Trust is about confidence and faith.
If you trust a person or an organisation you expect them to act not only in their own interest but in your interest also. You have confidence in them keeping their word and doing what they say they will do. You have faith in their reliability and consistency. If they fail to meet these expectations it diminishes your trust.
Trust is a success factor in any project, mission or endeavour. It is a prerequisite for the flourishing of groups, communities, businesses or nations. If trust fails then cooperation, collaboration and even healthy competition become untenable.
More than this, trust underlies the structural integrity of any company or business. If your managers, your colleagues and the people who report to you are untrustworthy, if a culture of distrust develops, then the social architecture of your business is heading for collapse.
Trust underwrites the interaction between businesses. If external businesses dishonour their commitments, to meet their contractual obligations or to pay their debts then you will stop working with them. If businesses became universally untrustworthy, the survival of the business community would be in jeopardy. This is why states riven by corruption do not thrive.
The power of the law cannot replace the loss of trust, since the law itself depends on trust. We trust our judges and juries to act fairly, applying the law equitably and without prejudice.
Yet something has changed in our society. It seems we have entered an era of broken promises and lost trust, when we no longer believe in our business leaders, our politicians, our journalists, or even in our ‘experts’. If trust enables society, then lost trust disables it. When we consider the many crises facing us today, it no longer seems alarmist to suggest that the loss of trust has become an existential threat to the world we know.
So how do we restore trust? And how do we know who should be trusted?
Loss of trust!
Avoid at all costs!
Earlier in this series we considered what it means to be an ethical colleague. I suggested that an ethical colleague is someone who embraces three very simple and uncontroversial moral values: to nurture others; to nurture the wider community; and to nurture the biological world. An ethical colleague is honest, consistent, and interested not only in their own well-being but also in yours. The ethical colleague understands and takes responsibility for the impact their actions.
As with all of us, the ethical colleague must deal with a complex range of inherited evolutionary traits, some of which encourage ethical behaviour, some of which do not. They will seek to sublimate or divert the less helpful of these traits (such as aggressiveness, over-assertiveness, acquisitiveness and the urge to dominate), and encourage those traits within their character which contribute to moral behaviour (such as compassion, a sense of duty, a sense of fairness, the instinct to collaborate with others).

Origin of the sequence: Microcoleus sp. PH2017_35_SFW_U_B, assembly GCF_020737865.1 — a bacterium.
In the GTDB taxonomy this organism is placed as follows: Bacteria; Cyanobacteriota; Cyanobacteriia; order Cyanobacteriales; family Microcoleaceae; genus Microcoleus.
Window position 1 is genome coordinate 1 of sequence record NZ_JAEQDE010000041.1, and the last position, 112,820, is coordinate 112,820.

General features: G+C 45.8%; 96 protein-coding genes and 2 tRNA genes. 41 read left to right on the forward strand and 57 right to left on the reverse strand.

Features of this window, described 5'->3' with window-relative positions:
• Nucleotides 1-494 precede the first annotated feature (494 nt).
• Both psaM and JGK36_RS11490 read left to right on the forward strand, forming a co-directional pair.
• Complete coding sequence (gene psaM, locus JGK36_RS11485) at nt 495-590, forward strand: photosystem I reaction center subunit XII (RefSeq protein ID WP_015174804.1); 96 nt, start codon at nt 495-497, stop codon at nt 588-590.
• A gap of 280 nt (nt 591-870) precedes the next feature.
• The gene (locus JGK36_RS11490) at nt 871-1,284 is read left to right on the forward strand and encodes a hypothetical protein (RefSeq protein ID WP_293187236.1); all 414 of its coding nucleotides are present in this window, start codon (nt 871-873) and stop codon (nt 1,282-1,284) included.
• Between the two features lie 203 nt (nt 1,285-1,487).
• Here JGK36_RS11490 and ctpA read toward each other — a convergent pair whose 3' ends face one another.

These characteristics effectively define someone of integrity – and thus provide a straightforward and yet powerful answer to our question.
Who can you trust?
Virtually by definition, you can trust a moral person.
So, in the workplace, we can trust those of our colleagues who are moral. A moral colleague will look out for you. They will be honest with you. They will stand by their word. Morality defines the characteristics that make a person worthy of your trust – therefore the person you can trust is the moral one.
However, while this convincingly applies to our peers in the workplace, we must also ask if it is applicable to our business leaders.
Who can you trust?
Morality defines the specific characteristics which make a person worthy of our trust
However, while this convincingly applies to ourselves and our peers in the workplace, we must also ask if it is equally applicable to our business leaders and managers.
There is an imbalance of power in the relationships we have with our leaders, executives or managers – yet this need not compromise their entitlement to our trust. If they are moral, displaying the characteristics I outline above and explored here, then our needs, interests and well-being will matter to them alongside their own. A degree of selflessness is a crucial attribute of the ethical manager.
Should you discover that your manager’s motives are solely self-interested, that they see you as a ‘work delivery unit’ and nothing more, then you will find yourself unable to trust them. As a result you will become uninspired, unenthused, less creative and less productive. Trust is an enabler. It helps businesses thrive, as well as being essential to society as a whole.
This is increasingly recognised within the business community. Progressive businesses are now demanding higher levels of integrity from their executives. Lapses in ethical standards generate a strong likelihood of managers or execs finding themselves summarily fired.